Truly inter­ac­tive sto­ries, that is to say sto­ries that are made by the play­ers, rather than sim­ply played, are impos­si­ble in videogames, or near­ly so. The sto­ries they do have are a crutch stolen from film and lit­er­a­ture to prop them­selves up, but lin­ear sto­ries are weak and out of place in an inter­ac­tive medi­um. They serve no pur­pose there that they wouldn’t serve bet­ter in their tra­di­tion­al forms. The under­ly­ing plot ofBioshock: Infinite would make a fan­tas­tic film or novel. The fact that the plot is tacked onto a fun­da­men­tal­ly gamist frame­work (and an excel­lent one at that) isn’t so much a prob­lem of dis­so­nance between the two as a prob­lem of apples and oranges. It’s not a prob­lem of pre­sen­ta­tion either; both ele­ments are done exquis­ite­ly, but the expe­ri­ence of an inter­ac­tive shoot­er bolt­ed onto a lin­ear plot never feels quite right. The story and the game are pulling the play­er towards two dif­fer­ent artis­tic expe­ri­ences, the active and the pas­sive, which lie in oppo­site direc­tions.

Real inter­ac­tiv­i­ty in a story requires real choic­es, choic­es the play­ers invent­ed and decid­ed upon. In a closed sys­tem, all choic­es have to be designed head of time. You’re inevitably play­ing some­one else’s story, not your own.

One intrigu­ing pos­si­bil­i­ty might be to have our story emerge organ­i­cal­ly from the mechan­ics. This is only real­ly pos­si­ble in large-scale mul­ti­play­er games like EVE Online, where real human inter­ac­tion has the oppor­tu­ni­ty to gen­er­ate nar­ra­tives nat­u­ral­ly, sim­i­lar to what hap­pens in social games. Still, since a videogame remains a closed sys­tem, even these types of games will, by their very nature, lack the level of free­dom and cre­ativ­i­ty a play­er can express in a tra­di­tion­al RPG. Players sit­ting around a table com­ing up with sto­ries is the purest form of inter­ac­tive sto­ry­telling pos­si­ble. Putting that frame­work into a closed sys­tem inevitably reduces choic­es to a lim­it­ed set. It puts nar­ra­tivist goals into gamist box. Randomly gen­er­at­ed rogue­likes likeFTL do offer the pos­si­bil­i­ty of a story-like expe­ri­ence, but these suf­fer from the same basic prob­lems as an MMO, and the like­li­hood of a com­pelling story aris­ing in them is even slim­mer.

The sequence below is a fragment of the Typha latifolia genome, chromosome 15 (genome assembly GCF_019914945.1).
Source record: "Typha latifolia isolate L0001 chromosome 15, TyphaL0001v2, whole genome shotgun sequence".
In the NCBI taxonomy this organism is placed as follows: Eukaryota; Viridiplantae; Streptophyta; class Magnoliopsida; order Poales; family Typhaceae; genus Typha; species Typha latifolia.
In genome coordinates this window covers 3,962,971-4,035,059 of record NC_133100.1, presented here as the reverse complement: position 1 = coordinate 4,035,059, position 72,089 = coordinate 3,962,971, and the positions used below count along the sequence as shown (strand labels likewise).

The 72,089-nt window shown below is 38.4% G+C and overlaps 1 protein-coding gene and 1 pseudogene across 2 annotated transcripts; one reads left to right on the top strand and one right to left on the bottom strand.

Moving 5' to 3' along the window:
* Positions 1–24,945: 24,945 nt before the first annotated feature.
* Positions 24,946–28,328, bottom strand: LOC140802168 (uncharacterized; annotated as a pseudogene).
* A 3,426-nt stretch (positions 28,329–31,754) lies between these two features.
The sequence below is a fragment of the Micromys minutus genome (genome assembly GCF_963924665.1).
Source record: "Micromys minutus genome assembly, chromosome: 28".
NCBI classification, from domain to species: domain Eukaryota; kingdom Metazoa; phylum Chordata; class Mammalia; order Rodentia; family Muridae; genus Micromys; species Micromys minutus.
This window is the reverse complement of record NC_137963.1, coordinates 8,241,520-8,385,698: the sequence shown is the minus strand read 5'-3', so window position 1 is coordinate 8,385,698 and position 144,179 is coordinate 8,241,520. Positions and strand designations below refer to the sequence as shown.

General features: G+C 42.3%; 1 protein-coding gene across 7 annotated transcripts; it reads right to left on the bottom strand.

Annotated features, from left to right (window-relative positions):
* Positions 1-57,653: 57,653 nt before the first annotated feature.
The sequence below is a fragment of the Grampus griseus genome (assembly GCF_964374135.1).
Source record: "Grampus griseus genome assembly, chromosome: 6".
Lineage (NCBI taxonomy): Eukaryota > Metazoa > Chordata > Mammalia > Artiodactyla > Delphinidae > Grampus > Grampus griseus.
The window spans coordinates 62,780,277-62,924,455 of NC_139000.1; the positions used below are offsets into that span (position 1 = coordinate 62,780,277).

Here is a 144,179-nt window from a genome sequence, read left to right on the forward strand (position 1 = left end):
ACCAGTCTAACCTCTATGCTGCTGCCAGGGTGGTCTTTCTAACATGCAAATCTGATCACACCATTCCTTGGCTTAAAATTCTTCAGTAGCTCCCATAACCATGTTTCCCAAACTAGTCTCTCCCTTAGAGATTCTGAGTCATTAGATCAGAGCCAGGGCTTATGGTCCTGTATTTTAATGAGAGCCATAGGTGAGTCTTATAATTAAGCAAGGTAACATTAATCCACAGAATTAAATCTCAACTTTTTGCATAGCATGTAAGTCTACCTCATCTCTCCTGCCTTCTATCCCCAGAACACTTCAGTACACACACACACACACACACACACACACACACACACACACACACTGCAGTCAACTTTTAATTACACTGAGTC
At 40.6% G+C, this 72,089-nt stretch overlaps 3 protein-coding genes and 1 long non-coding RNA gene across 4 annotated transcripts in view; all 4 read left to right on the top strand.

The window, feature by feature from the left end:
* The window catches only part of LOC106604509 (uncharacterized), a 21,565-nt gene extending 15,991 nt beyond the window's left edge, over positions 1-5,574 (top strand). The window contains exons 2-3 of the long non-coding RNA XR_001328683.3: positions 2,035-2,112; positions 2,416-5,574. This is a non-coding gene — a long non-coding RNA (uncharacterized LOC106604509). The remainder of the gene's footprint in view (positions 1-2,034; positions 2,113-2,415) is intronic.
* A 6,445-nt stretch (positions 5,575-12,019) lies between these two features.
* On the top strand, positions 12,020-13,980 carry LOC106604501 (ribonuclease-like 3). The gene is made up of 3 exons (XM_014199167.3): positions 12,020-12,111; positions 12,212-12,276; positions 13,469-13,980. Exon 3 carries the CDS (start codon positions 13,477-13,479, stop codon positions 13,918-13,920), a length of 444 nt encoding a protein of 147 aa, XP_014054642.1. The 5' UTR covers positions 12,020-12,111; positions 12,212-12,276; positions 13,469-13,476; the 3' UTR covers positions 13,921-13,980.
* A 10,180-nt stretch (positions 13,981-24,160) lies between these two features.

Real, emo­tion­al, pro­found inter­ac­tive sto­ries are pos­si­ble in games (and don’t let any­one tell you oth­er­wise), but not in closed sys­tems, or at least not to the extent that they are pos­si­ble in open ones. In the same way, the tense, mechan­i­cal enjoy­ment of a real gamist’s game isn’t sup­port­ed near­ly as well by open sys­tems as it is by closed ones. Understanding the capa­bil­i­ties of games and their artis­tic pos­si­bil­i­ties requires more than just videogame exam­ples, espe­cial­ly as the bound­aries between the online and offline worlds blur. The extra­or­di­nary work being done in social gam­ing (FiascoThe Burning WheelNumeneraPolarisDo: Pilgrims of the Flying TempleFreemarket) as well as phys­i­cal gam­ing (Waldschattenspiel,Risk: LegacyKemet,Android: NetrunnerLadies & Gentlemen) deserves much more atten­tion from the dig­i­tal games com­mu­ni­ty.

By look­ing at social games, dig­i­tal cre­ators can see exam­ples of what real inter­ac­tive sto­ry­telling looks like, in a form that’s been pushed far beyond what closed-system dig­i­tal games are capa­ble of. Physical games, on the other hand, can pro­vide exam­ples of inge­nious mechan­i­cal struc­tures for videogames to aspire to. Both of these game types are rel­a­tive­ly inex­pen­sive to cre­ate and pub­lish, and as a result take far more risks than videogames and stretch the lim­its of design far­ther and faster.

We’re all gamists, nar­ra­tivists or sim­u­la­tion­ists at one point or anoth­er. We want expe­ri­ences that nur­ture these cre­ative agen­das to their fullest, and flesh out what is pos­si­ble in a game. However, games will never reach their full poten­tial if cre­ators keep try­ing to force one par­tic­u­lar type of game to yield up an expe­ri­ence it was never meant to sup­port. The pur­suit of story with­in a game struc­ture is a wor­thy cause, but we should be using the tools and sys­tems appro­pri­ate for sto­ries if we ever want to see them truly live. Doing so may require us to take a step back, and turn off the screen.


Ben Milton

About Ben Milton

Ben Milton makes his home on a hill in Oregon with a wife and the lonesome ghosts of a dozen boardgame prototypes.